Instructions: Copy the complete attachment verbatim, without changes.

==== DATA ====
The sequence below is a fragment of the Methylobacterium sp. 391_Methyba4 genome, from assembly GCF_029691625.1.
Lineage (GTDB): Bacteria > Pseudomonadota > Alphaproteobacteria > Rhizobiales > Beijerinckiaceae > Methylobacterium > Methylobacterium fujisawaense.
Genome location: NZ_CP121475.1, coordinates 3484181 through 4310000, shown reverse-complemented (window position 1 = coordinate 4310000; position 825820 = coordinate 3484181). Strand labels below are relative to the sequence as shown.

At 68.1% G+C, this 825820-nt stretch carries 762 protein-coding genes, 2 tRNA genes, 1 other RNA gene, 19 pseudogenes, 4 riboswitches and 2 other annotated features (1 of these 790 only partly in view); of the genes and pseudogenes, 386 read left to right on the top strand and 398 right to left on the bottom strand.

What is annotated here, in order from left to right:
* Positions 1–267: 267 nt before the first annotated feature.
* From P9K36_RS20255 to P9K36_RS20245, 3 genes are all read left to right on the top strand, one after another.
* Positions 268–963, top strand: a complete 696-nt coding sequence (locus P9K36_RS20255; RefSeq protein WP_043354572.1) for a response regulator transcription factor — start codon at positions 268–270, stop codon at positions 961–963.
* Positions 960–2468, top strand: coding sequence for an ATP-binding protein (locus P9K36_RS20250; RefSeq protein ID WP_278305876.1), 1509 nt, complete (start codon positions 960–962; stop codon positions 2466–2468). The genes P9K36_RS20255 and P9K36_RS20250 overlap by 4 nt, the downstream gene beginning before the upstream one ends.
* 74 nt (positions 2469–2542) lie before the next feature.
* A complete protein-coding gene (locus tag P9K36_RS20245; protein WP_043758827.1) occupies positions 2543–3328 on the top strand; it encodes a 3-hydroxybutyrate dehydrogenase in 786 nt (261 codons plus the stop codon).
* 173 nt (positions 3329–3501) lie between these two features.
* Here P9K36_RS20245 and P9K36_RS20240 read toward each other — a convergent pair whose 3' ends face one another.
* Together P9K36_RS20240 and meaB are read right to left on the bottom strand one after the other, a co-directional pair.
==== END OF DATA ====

The sequence below is a fragment of the Methylobacterium sp. 391_Methyba4 genome, from assembly GCF_029691625.1.
Lineage (GTDB): Bacteria > Pseudomonadota > Alphaproteobacteria > Rhizobiales > Beijerinckiaceae > Methylobacterium > Methylobacterium fujisawaense.
Genome location: NZ_CP121475.1, coordinates 3484181 through 4310000, shown reverse-complemented (window position 1 = coordinate 4310000; position 825820 = coordinate 3484181). Strand labels below are relative to the sequence as shown.

At 68.1% G+C, this 825820-nt stretch carries 762 protein-coding genes, 2 tRNA genes, 1 other RNA gene, 19 pseudogenes, 4 riboswitches and 2 other annotated features (1 of these 790 only partly in view); of the genes and pseudogenes, 386 read left to right on the top strand and 398 right to left on the bottom strand.

What is annotated here, in order from left to right:
* Positions 1–267: 267 nt before the first annotated feature.
* From P9K36_RS20255 to P9K36_RS20245, 3 genes are all read left to right on the top strand, one after another.
* Positions 268–963, top strand: a complete 696-nt coding sequence (locus P9K36_RS20255; RefSeq protein WP_043354572.1) for a response regulator transcription factor — start codon at positions 268–270, stop codon at positions 961–963.
* Positions 960–2468, top strand: coding sequence for an ATP-binding protein (locus P9K36_RS20250; RefSeq protein ID WP_278305876.1), 1509 nt, complete (start codon positions 960–962; stop codon positions 2466–2468). The genes P9K36_RS20255 and P9K36_RS20250 overlap by 4 nt, the downstream gene beginning before the upstream one ends.
* 74 nt (positions 2469–2542) lie before the next feature.
* A complete protein-coding gene (locus tag P9K36_RS20245; protein WP_043758827.1) occupies positions 2543–3328 on the top strand; it encodes a 3-hydroxybutyrate dehydrogenase in 786 nt (261 codons plus the stop codon).
* 173 nt (positions 3329–3501) lie between these two features.
* Here P9K36_RS20245 and P9K36_RS20240 read toward each other — a convergent pair whose 3' ends face one another.
* Together P9K36_RS20240 and meaB are read right to left on the bottom strand one after the other, a co-directional pair.